Born in Paisley and grew up in Glasgow,[1] McGlynn was partially sighted at birth, she joined the Glenmarnock Wheelers cycling club at the age of 18 but was initially reluctant to tell her club mates about her disability. However, when the club worked it out they were very supportive. She is also a patron of an organisation called 'Crank It Up' who aim to provide cycling for people of all abilities.[1]

Before McGlynn became a full-time athlete, she was a trainee actuary with a degree in mathematics, statistics and management science[3] from the University of Strathclyde.

McGlynn and Hunter broke the flying 200m women's tandem World record in April 2004.[2]

At the 2006 IPC Track Cycling World Championships in Aigle, Switzerland, the pair won gold in the Tamdem Kilo (VI), setting a world record of 1:10.795 in the process and winning a Rainbow Jersey, they ranked 17th among 33 male competitors.[2]

McGlynn and Hunter, coached by Barney Storey,[4] once again broke the World Record at the UCI Track Cycling World Championships in Manchester, in a time of 1:10.381, but despite this, failed to gain a podium position.[5]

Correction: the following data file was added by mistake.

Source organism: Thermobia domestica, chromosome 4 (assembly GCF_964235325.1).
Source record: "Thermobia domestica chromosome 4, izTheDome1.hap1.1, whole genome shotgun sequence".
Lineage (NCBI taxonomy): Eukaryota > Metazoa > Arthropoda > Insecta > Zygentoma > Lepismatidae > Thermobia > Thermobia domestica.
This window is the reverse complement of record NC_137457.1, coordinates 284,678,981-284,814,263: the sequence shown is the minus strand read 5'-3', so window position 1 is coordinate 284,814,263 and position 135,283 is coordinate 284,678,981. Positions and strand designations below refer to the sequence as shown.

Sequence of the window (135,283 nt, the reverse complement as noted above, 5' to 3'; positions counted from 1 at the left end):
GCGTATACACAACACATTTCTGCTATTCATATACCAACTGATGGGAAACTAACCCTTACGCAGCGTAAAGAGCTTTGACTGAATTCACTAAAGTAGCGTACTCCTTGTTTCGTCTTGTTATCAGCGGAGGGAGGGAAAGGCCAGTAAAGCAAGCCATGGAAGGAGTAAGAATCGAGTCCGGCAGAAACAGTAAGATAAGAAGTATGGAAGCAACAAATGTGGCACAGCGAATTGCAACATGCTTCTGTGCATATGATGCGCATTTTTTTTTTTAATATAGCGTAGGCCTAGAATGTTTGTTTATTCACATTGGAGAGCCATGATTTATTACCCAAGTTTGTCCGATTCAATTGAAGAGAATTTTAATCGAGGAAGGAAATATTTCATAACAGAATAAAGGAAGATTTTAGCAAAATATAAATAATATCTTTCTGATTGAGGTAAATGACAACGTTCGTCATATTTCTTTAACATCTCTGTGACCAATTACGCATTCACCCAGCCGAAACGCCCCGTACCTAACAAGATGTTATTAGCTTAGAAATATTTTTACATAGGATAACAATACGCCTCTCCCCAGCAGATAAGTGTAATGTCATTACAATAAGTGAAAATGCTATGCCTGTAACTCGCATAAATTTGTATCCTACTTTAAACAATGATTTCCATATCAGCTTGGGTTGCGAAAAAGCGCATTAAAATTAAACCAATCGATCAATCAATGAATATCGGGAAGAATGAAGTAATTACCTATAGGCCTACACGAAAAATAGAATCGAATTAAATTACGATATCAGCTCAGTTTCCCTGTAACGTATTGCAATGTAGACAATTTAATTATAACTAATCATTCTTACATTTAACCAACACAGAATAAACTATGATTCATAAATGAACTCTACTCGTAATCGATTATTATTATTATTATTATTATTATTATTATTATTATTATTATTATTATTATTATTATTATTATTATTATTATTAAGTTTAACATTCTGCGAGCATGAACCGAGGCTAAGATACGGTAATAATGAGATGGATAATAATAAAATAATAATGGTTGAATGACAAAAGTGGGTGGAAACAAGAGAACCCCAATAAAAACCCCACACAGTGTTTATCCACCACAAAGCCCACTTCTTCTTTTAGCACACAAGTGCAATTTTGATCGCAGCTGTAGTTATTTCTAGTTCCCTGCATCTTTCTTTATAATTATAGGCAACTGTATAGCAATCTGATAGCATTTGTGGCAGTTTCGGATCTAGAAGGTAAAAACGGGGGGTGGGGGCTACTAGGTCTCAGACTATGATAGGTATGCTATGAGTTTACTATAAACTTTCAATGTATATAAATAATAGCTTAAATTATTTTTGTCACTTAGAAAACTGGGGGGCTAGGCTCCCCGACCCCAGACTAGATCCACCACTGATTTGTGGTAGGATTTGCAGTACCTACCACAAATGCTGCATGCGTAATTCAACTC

The pair represented Great Britain at the 2008 Summer Paralympics in Beijing, winning gold in the Kilo (B&VI 1–3), setting a new world record time of 1:09.066 in the process, and in the individual pursuit (B&VI 1–3). At age 48, McGlynn reunited with Helen Scott to take silver at the Tokyo 2020 Paralympics in the B 1000m time trial in Tokyo in a personal best of 1:06.743, to come second to Dutch duo Larissa Klaassen and Imke Brommer.

Already a Member of the Order of the British Empire (MBE), McGlynn was appointed Officer of the Order of the British Empire (OBE) in the 2009 New Year Honours.[6] She was also named Alumna of the Year by the University of Strathclyde in 2009.[7] She was voted runner-up in the Evening Times Sportswoman Woman of the Year in 2008.[8]

McGlynn took her first silver medal at the 2014 Commonwealth Games, riding alongside Louise Haston in the Sprint. The pair were defeated in the final by the English duo of Scott and Sophie Thornhill.[9]